“This is an approach book,” writes McConaughey, adding that it contains “philosophies that can be objectively understood, and if you choose, subjectively adopted, by either changing your reality, or changing how you see it. This is a playbook, based on adventures in my life.” Some of those philosophies come in the form of apothegms: “When you can design your own weather, blow in the breeze”; “Simplify, focus, conserve to liberate.” Others come in the form of sometimes rambling stories that never take the shortest route from point A to point B, as when he recounts a dream-spurred, challenging visit to the Malian musician Ali Farka Touré, who offered a significant lesson in how disagreement can be expressed politely and without rancor. Fans of McConaughey will enjoy his memories—which line up squarely with other accounts in Melissa Maerz’s recent oral history, Alright, Alright, Alright—of his debut in Richard Linklater’s Dazed and Confused, to which he contributed not just that signature phrase, but also a kind of too-cool-for-school hipness that dissolves a bit upon realizing that he’s an older guy on the prowl for teenage girls. McConaughey’s prep to settle into the role of Wooderson involved inhabiting the mind of a dude who digs cars, rock ’n’ roll, and “chicks,” and he ran with it, reminding readers that the film originally had only three scripted scenes for his character. The lesson: “Do one thing well, then another. Once, then once more.” It’s clear that the author is a thoughtful man, even an intellectual of sorts, though without the earnestness of Ethan Hawke or James Franco. Though some of the sentiments are greeting card–ish, this book is entertaining and full of good lessons.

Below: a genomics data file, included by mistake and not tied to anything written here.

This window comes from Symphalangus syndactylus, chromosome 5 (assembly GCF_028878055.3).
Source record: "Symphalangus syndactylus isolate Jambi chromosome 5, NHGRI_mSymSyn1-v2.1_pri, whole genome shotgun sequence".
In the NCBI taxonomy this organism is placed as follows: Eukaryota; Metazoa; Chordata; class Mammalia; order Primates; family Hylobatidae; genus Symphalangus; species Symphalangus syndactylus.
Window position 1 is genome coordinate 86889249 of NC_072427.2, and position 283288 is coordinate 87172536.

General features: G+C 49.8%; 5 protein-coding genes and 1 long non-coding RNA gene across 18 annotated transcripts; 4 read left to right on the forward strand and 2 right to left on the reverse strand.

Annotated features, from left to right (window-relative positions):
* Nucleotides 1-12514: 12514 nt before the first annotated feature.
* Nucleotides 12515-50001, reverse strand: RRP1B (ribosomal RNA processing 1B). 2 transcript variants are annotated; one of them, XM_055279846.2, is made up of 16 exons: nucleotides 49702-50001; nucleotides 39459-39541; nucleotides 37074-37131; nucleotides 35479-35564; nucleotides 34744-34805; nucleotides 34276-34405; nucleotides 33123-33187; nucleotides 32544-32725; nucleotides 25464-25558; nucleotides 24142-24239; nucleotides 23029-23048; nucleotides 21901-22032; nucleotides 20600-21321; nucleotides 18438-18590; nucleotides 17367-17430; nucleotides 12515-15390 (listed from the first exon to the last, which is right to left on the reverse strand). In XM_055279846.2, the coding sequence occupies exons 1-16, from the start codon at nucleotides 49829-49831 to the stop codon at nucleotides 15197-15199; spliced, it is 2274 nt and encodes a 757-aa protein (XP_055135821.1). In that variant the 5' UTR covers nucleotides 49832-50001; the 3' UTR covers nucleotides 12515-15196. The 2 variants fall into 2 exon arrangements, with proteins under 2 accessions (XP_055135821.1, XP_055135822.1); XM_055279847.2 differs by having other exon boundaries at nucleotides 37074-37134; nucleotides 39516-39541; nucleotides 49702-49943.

A conversational, pleasurable look into McConaughey’s life and thought.

Pub Date: Oct. 20, 2020

ISBN: 978-0-593-13913-4

Page Count: 304

Publisher: Crown

Review Posted Online: Oct. 27, 2020

Kirkus Reviews Issue: Dec. 1, 2020

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Striking research showing the immense complexity of ordinary thought and revealing the identities of the gatekeepers in our...

THINKING, FAST AND SLOW

A psychologist and Nobel Prize winner summarizes and synthesizes the recent decades of research on intuition and systematic thinking.

The author of several scholarly texts, Kahneman (Emeritus Psychology and Public Affairs/Princeton Univ.) now offers general readers not just the findings of psychological research but also a better understanding of how research questions arise and how scholars systematically frame and answer them. He begins with the distinction between System 1 and System 2 mental operations, the former referring to quick, automatic thought, the latter to more effortful, overt thinking. We rely heavily, writes, on System 1, resorting to the higher-energy System 2 only when we need or want to. Kahneman continually refers to System 2 as “lazy”: We don’t want to think rigorously about something. The author then explores the nuances of our two-system minds, showing how they perform in various situations. Psychological experiments have repeatedly revealed that our intuitions are generally wrong, that our assessments are based on biases and that our System 1 hates doubt and despises ambiguity. Kahneman largely avoids jargon; when he does use some (“heuristics,” for example), he argues that such terms really ought to join our everyday vocabulary. He reviews many fundamental concepts in psychology and statistics (regression to the mean, the narrative fallacy, the optimistic bias), showing how they relate to his overall concerns about how we think and why we make the decisions that we do. Some of the later chapters (dealing with risk-taking and statistics and probabilities) are denser than others (some readers may resent such demands on System 2!), but the passages that deal with the economic and political implications of the research are gripping.

Striking research showing the immense complexity of ordinary thought and revealing the identities of the gatekeepers in our minds.

Pub Date: Nov. 1, 2011

ISBN: 978-0-374-27563-1

Page Count: 512

Publisher: Farrar, Straus and Giroux

Review Posted Online: Sept. 4, 2011

Kirkus Reviews Issue: Sept. 15, 2011